1. ALU design (lab)
  2. CPU design (lab)
  3. Assembly for MC68332 (lab)
  4. C programming:
    Servo control
  5. Sensors and LCD ouput (lab)
  6. DC motor control (lab)
  7. Position control of differential-drive (lab)
  8. PSD, electromagnet (lab)
  9. Camera interface (lab)
  10. Image processing (lab)
  11. Final project (lab)
  12. Review

Embedded Systems 620.220

Here are some other simple digital devices you can build with ReTrO. I suggest you build each of these and experiment with their behaviors. You can also download each of these models. To download the file, right-click on download .toy file and then click the 'Save Target as' option. When you save, make sure to save with a .toy extension.

Data Latch - Essentially an RS flip-flop with a modification made to the S and R inputs to avoid the ambiguous state where R=1 and S=1.

D Flip-Flop - the delay (D) flip-flop is a refinement of the data latch, incorporating a second RS flip-flop. The data latch is enabled when the clock signal goes Low, but the following flip-flop is enabled when the clock goes High. Therefore, Q1 follows D whenever CK is Low, but any change in the output of the combination Q = Q2 is delayed until the next upward transition of CK. This is an edge-triggered flip-flop, signified by the small triangle on then function block.

JK Flip-Flop - This widely used memory element provides three different modes of response. Because of the feedback connections from output to input, the output of a JK flip-flop depends on the states of the inputs and the outputs at the instant the clock goes Low. With 0 inputs at J and K, the clock has no effect and the flip-flop remains in its present state Qo. With unequal inputs, the unit behaves like an RS flip-flop. For J=1 and K=0, the clock Sets the flip-flop to Q=1; for K=1 and J=0, the clock Resets the flip-flop to Q=0. (With J not equal to K, Q follows J.) With 1 inputs at both J and K, the flip-flop toggles each time the clock goes Low. In its most common form, the output changes states on the downward transitions of the clock pulse. This is called a trailing-edge-triggered flip-flop.

4-bit Shift Register - By using a series of JK flip-flops, one can build a serial shift register. This device can store data by 'shifting' one bit at a time from the input through the register. The data is entered beginning with the least significant bit (LSB). One application for the register is a serial-to-parallel converter, changing serial data to a form that can be processed in parallel.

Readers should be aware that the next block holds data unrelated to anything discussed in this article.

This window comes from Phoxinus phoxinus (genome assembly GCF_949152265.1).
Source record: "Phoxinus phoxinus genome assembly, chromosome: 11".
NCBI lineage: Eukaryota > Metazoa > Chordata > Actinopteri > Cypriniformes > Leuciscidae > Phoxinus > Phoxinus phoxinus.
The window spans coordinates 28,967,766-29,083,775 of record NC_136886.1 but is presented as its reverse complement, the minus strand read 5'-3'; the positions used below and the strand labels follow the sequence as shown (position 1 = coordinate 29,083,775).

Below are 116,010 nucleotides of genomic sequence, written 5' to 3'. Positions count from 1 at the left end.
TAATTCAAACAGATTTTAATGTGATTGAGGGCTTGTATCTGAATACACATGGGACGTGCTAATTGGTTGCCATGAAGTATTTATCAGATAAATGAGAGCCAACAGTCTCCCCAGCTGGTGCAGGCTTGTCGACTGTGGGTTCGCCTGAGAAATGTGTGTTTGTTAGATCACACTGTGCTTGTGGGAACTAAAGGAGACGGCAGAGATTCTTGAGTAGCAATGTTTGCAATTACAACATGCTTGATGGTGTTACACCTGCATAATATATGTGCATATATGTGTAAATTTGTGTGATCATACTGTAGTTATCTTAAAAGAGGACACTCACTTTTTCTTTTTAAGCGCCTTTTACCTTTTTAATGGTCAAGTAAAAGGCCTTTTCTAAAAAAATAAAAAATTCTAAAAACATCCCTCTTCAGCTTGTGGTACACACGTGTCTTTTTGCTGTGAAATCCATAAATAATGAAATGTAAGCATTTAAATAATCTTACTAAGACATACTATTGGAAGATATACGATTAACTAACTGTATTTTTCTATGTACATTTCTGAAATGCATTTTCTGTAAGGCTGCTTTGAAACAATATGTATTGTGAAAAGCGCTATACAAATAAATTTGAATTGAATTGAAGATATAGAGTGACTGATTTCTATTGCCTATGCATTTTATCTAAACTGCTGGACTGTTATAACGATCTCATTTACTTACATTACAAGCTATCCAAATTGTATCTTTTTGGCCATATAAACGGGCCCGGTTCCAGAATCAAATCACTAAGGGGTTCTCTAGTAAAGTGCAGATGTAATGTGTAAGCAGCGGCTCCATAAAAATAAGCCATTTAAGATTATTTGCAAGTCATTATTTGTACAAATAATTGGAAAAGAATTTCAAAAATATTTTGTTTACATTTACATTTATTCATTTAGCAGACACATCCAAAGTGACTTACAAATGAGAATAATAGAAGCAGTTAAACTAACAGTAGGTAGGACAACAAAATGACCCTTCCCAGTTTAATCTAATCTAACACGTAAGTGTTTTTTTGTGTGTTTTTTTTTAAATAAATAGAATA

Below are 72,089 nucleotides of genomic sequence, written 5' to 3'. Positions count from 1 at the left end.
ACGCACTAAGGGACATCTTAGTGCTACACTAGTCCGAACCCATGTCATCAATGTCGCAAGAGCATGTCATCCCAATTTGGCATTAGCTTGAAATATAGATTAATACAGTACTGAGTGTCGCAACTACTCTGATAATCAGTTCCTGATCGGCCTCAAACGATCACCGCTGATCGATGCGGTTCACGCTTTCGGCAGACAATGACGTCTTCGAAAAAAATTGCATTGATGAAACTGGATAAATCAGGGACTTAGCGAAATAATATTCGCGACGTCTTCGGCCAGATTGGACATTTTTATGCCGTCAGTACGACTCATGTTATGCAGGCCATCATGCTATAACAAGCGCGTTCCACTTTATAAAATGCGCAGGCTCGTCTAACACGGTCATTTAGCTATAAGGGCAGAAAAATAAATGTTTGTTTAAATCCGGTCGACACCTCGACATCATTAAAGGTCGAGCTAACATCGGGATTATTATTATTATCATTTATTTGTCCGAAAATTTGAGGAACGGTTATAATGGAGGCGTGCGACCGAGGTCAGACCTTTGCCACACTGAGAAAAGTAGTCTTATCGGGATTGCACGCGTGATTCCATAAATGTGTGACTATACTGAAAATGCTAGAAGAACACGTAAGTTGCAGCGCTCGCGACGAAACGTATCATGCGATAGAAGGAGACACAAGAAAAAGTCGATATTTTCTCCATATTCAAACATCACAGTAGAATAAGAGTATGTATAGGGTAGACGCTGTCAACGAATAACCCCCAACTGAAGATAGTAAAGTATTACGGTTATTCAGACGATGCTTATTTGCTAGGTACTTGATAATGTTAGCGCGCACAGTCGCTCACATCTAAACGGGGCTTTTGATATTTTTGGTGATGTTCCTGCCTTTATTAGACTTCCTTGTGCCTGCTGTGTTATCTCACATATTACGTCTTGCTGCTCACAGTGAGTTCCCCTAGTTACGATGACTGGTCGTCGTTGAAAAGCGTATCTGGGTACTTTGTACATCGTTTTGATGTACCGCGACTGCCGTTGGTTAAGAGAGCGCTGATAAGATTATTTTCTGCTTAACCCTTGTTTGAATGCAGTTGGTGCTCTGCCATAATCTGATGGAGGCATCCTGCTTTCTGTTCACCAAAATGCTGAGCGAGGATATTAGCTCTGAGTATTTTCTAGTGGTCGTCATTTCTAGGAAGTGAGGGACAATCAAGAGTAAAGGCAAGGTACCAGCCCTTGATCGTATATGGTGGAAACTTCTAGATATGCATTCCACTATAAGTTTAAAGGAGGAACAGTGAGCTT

Multiplexer / Data Selector - A multiplexer has many input lines and one output line. The output is determined by manipulating the value on the Select input. The binary value that is placed on the Select inputs determines the data line whos data is transferred to the output line.

Demultiplexer / Data Distributor - A demultiplexer performs the reverse operation of the multiplexer. By manipulating the Select inputs and enabling the circuit with a Low value on E, the decoder places a 0 on the Output line corresponding to the Select code. All other lines remain High.

Half Adder / Full Adder - A half adder is a circuit which can add two bits together. The output is two signals, sum and carry. By combining two half adders, the full adder is created. This circuit is able to add three binary inputs, the two operands and a carry bit. An adder for n-bit addends is obtained by cascading n full-adder elements and connecting the carry output to the carry input of the next higher stage.

Arithmetic Logic Unit - the ALU performs arithmetic and logical operations on binary data. All ALU's contain a function generator with an Adder that will combine the content of the Accumulator with a word on the internal data bus and place the result back on the data bus. The ALU also contains hardware that will efficiently perform incrementing, left or right bit shifts, and logic operations. In addition to the function generator, an ALU also has a register for storing the result of the operations. This register is traditionally called an accumulator.

Control Unit - The main function of the control unit are hold the instruction currently be interpreted. This in turn creates control signals which determine the operation of the ALU and the computation of the address of the next instruction. A control unit must contain

  • Instruction register (IR)
  • Address register (A)
  • Program counter (PC)
  • Subroutine register (S)

To allow for conditional selection of instructions, a multiplexer is required at the input for selecting either PC (no branch) or A (branch). After each instruction fetch, the PC is incremented.

Pulse Generator / One-Hot Circuit - The processing of instructions requires two steps or phases, the fetch phase and the execution phase. The fetch phase consists of next instruction being loaded from the store and during the execution phase, the operation is performed. For a simple CPU, each instruction consists of 3 bytes, but only one byte can be read during one clock cycle. Therefore, the fetch phase must be subdivided into three subcycles. This yields four subcycles total for each instruction cycle. A state machine can be used to generate these phase signals. Because only four phases occur, a one-hot state machine can be used.


Note: Many of the diagrams and circuit explinations were taken from 'Circuits, Devices, and Systems - Fifth Edition' by Smith and Dorf. For a more indepth discussion, consult the text.

ALU introduction  

Questions? Email Josh Petitt

last updated January 29, 2003 - © University of Western Australia